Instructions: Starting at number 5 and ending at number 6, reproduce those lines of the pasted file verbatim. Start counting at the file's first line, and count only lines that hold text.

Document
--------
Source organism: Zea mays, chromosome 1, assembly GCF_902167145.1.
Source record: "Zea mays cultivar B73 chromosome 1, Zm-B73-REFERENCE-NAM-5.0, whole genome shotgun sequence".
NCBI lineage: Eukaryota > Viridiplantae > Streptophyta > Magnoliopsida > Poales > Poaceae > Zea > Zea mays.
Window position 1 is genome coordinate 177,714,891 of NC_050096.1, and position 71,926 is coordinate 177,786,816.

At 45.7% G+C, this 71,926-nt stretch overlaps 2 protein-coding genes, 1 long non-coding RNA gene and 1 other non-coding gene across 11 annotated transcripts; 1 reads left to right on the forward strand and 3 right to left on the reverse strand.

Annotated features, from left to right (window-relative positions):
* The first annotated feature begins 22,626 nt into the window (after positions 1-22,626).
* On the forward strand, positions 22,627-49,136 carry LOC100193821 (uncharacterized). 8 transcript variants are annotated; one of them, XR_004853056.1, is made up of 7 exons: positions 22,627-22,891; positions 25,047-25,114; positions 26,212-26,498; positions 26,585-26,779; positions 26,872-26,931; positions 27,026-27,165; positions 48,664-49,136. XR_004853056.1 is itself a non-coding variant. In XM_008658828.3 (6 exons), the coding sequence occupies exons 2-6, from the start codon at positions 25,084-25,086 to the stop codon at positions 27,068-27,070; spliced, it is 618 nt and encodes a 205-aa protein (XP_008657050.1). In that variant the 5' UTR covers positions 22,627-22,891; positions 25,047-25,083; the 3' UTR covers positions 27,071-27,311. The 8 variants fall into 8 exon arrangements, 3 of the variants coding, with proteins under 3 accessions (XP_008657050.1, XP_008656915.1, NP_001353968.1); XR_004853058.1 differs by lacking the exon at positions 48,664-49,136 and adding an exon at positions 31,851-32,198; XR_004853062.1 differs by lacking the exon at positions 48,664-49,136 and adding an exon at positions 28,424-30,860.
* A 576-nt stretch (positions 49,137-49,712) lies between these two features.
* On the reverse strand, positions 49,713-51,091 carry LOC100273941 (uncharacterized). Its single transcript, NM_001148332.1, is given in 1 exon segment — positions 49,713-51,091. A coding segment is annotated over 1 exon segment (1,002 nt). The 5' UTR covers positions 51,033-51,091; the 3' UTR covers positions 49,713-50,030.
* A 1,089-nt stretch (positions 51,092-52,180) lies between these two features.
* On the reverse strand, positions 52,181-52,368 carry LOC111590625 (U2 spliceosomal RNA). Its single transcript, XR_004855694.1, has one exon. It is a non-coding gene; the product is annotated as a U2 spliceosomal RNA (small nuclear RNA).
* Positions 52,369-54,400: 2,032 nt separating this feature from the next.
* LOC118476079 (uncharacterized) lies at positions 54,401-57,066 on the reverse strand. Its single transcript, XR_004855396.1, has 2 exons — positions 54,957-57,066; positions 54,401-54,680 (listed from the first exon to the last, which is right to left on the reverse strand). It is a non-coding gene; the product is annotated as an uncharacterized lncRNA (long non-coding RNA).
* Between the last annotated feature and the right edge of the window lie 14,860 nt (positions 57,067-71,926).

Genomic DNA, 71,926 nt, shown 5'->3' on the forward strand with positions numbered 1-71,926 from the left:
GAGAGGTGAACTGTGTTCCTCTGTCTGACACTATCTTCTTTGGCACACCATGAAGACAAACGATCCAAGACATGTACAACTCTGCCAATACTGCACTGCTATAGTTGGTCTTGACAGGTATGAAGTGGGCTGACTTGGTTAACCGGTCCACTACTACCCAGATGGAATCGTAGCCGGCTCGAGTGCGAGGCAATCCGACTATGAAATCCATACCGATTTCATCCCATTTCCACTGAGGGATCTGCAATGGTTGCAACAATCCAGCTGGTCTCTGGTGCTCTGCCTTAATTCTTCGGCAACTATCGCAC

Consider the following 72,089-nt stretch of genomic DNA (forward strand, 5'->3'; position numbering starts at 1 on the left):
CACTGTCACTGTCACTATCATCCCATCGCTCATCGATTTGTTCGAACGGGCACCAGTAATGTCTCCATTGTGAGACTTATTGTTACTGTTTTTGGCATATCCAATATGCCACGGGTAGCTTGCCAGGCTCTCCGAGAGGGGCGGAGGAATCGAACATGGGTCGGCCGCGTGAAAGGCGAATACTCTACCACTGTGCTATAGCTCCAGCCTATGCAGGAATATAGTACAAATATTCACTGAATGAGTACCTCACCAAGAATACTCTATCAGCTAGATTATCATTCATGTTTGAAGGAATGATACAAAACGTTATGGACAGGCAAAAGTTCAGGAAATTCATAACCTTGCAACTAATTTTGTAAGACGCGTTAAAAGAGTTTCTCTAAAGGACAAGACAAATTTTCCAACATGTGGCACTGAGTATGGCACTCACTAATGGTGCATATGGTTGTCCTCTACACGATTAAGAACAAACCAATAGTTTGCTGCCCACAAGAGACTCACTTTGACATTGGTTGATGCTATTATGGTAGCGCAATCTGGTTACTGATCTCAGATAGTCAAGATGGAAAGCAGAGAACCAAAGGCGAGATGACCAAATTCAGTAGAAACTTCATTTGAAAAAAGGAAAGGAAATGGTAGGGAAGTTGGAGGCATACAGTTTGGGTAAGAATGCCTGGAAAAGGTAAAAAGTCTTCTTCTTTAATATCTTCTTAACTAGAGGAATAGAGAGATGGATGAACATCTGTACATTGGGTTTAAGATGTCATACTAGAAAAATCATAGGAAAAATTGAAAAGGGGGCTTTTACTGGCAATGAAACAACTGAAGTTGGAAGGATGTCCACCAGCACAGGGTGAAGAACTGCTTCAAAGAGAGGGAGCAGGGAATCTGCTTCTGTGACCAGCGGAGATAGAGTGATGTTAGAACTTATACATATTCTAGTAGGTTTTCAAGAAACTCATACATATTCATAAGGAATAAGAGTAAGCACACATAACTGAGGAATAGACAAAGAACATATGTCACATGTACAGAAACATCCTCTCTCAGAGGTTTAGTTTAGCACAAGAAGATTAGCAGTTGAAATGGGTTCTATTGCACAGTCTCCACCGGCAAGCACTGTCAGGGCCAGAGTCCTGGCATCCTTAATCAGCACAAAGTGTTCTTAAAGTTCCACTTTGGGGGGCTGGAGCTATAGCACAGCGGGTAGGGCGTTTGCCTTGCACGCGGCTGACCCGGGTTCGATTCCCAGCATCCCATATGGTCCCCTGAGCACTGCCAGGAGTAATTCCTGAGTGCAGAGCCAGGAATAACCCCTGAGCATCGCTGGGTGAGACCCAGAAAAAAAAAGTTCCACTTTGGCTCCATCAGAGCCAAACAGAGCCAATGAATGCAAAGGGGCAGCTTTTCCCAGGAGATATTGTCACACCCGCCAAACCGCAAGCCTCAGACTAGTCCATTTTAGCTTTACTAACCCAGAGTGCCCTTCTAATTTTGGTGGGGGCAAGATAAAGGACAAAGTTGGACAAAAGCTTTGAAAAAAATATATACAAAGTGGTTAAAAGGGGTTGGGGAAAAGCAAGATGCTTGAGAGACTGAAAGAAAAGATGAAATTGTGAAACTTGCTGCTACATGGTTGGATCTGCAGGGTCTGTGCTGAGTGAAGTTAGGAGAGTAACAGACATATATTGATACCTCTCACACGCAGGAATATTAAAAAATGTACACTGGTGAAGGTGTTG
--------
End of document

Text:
At 45.7% G+C, this 71,926-nt stretch overlaps 2 protein-coding genes, 1 long non-coding RNA gene and 1 other non-coding gene across 11 annotated transcripts; 1 reads left to right on the forward strand and 3 right to left on the reverse strand.

Annotated features, from left to right (window-relative positions):